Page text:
Sunday, July 31, 2016

Trump's Weakness

Ezra Klein describes Donald Trump's weakness on

Trump’s slander of Ghazala Khan was cruel. It was factually untrue. But it was also deeply, profoundly counterproductive — a man so angry about being cut off in traffic that he crashes his own car in revenge.
The Democratic National Convention was, by all accounts, a rousing success. What Trump needed to do was move on from it as quickly as possible — get the press talking about something else, get voters thinking about something else.
Instead, he’s managed to not only extend the DNC’s dominance of the news cycle, but to extend the most powerful moment, and the most compelling speakers’, time in the spotlight.
It’s easy to forget now but the Khans didn’t appear in the 10-11pm hour carried by the networks. They were a sensation on Twitter, and I’m sure millions saw their words on Facebook, but the truth is most Americans, as of Friday, had no idea who they were or what they had said. I remember, after the speech, listening to Democrats lament that the Clinton campaign hadn’t put them higher on the schedule: the Khans were clearly the most effective anti-Trump messengers at the convention, but barely anyone would know it.
Luckily for the Clinton campaign, Trump has solved that problem for them. Now the Khans will be in the press for days. Clips of their speech will be played on every newscast nationwide. They will be guests on the biggest programs, they will write op-eds in the biggest papers. Their story will be told and retold, as will Trump’s dishonorable, petulant, and slanderous response. Trump will get the Khans more press and more visibility than the DNC ever did.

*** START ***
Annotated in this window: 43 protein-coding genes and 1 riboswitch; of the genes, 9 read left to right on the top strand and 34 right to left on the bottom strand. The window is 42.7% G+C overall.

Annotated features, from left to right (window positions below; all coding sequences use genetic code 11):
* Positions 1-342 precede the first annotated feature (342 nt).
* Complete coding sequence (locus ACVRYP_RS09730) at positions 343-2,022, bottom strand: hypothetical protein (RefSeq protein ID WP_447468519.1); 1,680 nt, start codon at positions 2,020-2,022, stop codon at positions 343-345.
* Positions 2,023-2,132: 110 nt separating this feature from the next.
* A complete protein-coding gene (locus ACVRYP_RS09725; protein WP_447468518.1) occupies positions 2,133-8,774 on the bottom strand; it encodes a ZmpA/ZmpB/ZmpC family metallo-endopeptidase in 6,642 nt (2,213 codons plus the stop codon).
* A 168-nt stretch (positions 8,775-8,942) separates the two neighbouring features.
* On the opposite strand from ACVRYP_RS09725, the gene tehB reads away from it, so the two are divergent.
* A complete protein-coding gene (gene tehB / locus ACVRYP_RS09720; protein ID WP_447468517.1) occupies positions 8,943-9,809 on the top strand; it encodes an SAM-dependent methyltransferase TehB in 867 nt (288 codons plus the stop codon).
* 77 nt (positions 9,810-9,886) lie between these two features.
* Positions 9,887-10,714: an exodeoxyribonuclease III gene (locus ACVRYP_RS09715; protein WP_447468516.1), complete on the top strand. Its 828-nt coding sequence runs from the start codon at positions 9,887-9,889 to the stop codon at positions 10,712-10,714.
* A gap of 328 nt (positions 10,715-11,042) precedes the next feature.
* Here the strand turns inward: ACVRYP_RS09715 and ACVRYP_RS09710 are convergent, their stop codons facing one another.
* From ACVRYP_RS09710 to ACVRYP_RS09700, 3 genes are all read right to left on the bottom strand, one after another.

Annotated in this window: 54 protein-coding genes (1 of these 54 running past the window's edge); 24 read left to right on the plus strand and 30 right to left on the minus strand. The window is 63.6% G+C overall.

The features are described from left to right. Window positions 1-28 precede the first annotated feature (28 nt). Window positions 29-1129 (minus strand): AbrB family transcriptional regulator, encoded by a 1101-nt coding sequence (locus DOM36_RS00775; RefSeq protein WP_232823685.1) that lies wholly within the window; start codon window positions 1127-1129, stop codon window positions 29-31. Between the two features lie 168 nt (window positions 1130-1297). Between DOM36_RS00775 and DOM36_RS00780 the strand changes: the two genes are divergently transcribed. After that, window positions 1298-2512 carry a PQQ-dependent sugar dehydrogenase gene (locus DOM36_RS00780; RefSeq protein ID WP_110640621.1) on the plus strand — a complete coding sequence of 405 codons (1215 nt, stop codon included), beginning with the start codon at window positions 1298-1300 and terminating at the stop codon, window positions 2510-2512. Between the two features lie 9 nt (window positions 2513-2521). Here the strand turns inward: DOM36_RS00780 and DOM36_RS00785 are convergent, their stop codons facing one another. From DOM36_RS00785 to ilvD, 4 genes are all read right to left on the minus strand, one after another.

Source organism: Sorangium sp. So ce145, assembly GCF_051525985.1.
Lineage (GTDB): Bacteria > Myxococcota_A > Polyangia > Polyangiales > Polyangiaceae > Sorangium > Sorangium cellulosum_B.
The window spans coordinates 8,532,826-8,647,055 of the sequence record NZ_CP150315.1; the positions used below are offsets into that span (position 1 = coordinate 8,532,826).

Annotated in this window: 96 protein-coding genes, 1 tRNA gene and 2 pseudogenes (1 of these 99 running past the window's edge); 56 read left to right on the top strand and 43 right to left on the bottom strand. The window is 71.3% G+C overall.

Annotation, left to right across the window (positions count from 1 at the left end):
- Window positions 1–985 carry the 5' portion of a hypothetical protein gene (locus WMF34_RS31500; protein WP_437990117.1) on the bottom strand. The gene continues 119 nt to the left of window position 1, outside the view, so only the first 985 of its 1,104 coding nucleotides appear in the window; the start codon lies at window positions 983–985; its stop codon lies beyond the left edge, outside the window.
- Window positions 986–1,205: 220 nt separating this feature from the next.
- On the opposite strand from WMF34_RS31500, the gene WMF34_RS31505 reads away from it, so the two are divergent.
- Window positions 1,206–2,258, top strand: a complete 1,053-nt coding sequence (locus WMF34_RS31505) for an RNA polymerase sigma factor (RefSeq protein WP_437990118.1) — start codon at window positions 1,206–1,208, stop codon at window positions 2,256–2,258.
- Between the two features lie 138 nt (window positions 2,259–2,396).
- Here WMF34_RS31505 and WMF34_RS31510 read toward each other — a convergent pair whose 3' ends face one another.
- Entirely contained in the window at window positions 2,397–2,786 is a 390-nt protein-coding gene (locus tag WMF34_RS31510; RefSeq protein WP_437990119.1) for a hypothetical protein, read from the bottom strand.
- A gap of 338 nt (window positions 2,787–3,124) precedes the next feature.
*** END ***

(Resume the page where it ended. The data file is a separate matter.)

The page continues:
Even aside from its gauge as a measure of Trump’s cruelty, this episode reveals a few important truths about Donald Trump.
First, Trump is great at getting into the headlines, but he’s not great at getting the headlines he wants. He operates off of an all-press-is-good-press strategy that might have worked when he needed to stand out in a crowded primary but is a disaster now that he needs to win over undecided voters in Ohio.
The second thing, as Salam says at the end of his argument, is that Trump is easily baited. He couldn’t swallow his hurt and anger over the Khan’s speech, he had to lash out, to fight back, to smear them in response. This doesn’t make sense if you understand the goal of an election as getting elected, but it does make sense if you understand the goal of an election as playing out an endless series of dominance games.
This is a point TPM’s Josh Marshall has repeatedly madeabout Trump. A need for dominance, Marshall writes, "is the key to understanding virtually everything Trump does. Whatever is actually happening he tries to refashion it into a dominance ritual or at least will not engage before performing one. You saw that in those numerous examples where he said he would participate in a debate but only after the other party wrote a major check to charity. It's primal."
The Khans’ speech hurt Trump. He watched it. He read the coverage of it. He felt slighted, inferior, humiliated. And so he needed to rebalance the scales. He needed to regain his dominance. He seems confused that anyone faults him for this — isn’t it obvious that they attacked him, and so he should get to attack them back?
This is the logic of a schoolyard bully, which Trump is. But it’s a dangerous mindset for a president.
Putting Trump in the Oval Office would open a huge vulnerability in our national security. It’s much easier to bait Trump than it is to attack the United States. Our enemies’ aim is often to provoke us into overreacting and overcommitting abroad because they can’t hope to seriously hurt us here. With Trump in control of the armed forces, the path to manipulating us into that kind of overreaction would be clear.

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